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gold, than from him who carves a beechen cup; and if a mantle hangs ungracefully, the fault is not rendered less vexatious by the splendour of the velvet or rarity of the furs. If indeed it were probable that the writings in which these blemishes occur would slide into oblivion when their hour of novelty was past, I should think the labour of correction not unwisely spared; but considering that a great portion, at least, of the works thus hastily put forth, is likely to be incorporated for ever with the living body of our literature, I watch their imperfections with as much concern as if I saw a magnificent piece of porcelain going to the furnace with the visible impression of a workman's thumb. It is mortifying to anticipate that åt some future day, a dunce who has broken'Priscian's head across,' and 'given' Lindley Murray “a bloody coxcomb*,' shall imagine himself to be composing after the author of Waverley.
It is not in the spirit of Momus's uncandid criticism on the Goddess of Beauty, that I hazard this free censure of a graceful but too negligent Muse. The lovely slattern may perhaps poutingly remark, that a true admirer of her natural perfections would overlook external disadvantages; but I answer, that the very fondness with which we regard her transcendent charms, inflames our jealousy of whatever tends to obstruct their influence.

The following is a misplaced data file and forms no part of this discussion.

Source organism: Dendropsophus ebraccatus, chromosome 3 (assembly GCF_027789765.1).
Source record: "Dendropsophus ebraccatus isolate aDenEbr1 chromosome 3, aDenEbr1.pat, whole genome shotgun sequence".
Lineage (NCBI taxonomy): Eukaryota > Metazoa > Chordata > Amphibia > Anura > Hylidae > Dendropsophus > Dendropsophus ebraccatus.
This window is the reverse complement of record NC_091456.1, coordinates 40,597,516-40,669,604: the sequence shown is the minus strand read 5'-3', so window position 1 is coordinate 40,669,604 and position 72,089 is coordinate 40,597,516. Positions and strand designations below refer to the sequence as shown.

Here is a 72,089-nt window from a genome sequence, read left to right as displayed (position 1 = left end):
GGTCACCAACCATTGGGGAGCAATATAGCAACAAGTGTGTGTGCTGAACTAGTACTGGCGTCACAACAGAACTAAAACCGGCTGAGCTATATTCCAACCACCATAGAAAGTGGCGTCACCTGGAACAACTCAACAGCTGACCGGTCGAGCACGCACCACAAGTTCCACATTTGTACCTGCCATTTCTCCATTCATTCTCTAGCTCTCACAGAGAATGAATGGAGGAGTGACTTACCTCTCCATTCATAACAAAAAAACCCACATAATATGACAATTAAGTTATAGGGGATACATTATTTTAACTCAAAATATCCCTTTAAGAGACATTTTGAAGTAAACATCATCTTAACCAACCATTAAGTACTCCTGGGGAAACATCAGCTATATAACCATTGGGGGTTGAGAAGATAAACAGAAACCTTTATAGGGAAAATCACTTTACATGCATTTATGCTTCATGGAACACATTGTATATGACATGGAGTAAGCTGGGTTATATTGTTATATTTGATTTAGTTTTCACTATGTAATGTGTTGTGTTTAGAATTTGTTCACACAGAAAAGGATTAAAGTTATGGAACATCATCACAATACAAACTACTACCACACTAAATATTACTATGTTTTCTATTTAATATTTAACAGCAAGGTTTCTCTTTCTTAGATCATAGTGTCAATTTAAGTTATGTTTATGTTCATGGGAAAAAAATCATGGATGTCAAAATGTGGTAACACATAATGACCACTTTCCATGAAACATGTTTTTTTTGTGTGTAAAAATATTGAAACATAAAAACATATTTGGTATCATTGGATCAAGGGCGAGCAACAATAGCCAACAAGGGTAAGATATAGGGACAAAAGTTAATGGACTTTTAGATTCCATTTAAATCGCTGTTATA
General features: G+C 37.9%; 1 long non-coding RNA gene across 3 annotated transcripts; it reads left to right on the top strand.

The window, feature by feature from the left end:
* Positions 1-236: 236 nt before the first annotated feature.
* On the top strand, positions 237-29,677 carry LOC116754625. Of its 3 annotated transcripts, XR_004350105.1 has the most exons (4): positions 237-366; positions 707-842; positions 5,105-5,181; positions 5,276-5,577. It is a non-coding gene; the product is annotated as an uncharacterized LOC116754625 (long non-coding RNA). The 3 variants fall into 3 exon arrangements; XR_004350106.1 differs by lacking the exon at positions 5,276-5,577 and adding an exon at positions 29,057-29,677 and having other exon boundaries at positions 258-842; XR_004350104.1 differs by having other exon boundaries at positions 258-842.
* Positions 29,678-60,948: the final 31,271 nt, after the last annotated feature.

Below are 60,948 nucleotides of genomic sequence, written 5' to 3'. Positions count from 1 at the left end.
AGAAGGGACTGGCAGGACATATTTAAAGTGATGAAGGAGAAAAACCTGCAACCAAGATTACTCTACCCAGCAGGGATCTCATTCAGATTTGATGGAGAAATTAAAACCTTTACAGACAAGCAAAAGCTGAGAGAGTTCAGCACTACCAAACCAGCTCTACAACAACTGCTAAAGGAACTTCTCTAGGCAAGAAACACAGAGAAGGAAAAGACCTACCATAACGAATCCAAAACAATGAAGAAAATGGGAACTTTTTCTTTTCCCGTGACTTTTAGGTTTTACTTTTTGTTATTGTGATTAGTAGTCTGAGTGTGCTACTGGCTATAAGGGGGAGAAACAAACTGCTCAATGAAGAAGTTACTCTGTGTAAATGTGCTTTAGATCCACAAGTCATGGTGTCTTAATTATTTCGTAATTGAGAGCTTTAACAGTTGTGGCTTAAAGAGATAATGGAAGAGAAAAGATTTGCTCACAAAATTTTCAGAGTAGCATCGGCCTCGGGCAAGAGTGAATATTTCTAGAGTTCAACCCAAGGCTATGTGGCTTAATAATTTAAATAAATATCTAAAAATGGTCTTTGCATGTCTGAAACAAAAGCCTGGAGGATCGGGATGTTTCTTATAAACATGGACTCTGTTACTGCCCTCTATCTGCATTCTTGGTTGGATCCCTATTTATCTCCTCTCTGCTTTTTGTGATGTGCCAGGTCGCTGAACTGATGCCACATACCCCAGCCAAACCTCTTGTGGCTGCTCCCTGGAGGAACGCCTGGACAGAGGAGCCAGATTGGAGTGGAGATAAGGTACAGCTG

“ If thou, that bidst me be content, wért grim,
Lame, foolish, crooked, swart, prodigious,
King John, Act iii. Sc. 1.
* Twelfth Night, last scene.
I speak the more unreservedly on this point, because the works of our two authors, although so loose and unfinished in general, yet contain more than enough of polished and harmonious writing to convince us that the faults complained of are not the result of any constitutional unaptness, of any innate or rooted indisposition to the limæ labor. A great part, for instance, of the excellent Life of Dryden (prefixed to the edition of his works in eighteen volumes) is composed with an accuracy and neatness entirely unexceptionable; but in this as in the other productions under our review (and here I include the poems), we may often find, within the compass of a few pages, two styles as different from each other as the sluttish Artemisia from the elegant Belinda.
It would, however, be unjust to dismiss this part of the subject without observing that on some happy occasions both the novelist and his rival exhibit a much higher excellence than mere neatness or accuracy; I mean that irresistible natural sweetness which flows from true feeling and refined taste, and, without these, is unattainable by the most experienced pen. It is impossible for tenderness and poetic beauty of sentiment to be more enchantingly set off by artless melody of diction than in the first introductory pages of Old Mortality; and after indulging so unreservedly in the language of dispraise, I shall not, I think, incur your blame for extracting a passage which excites, in my mind, unmingled admiration.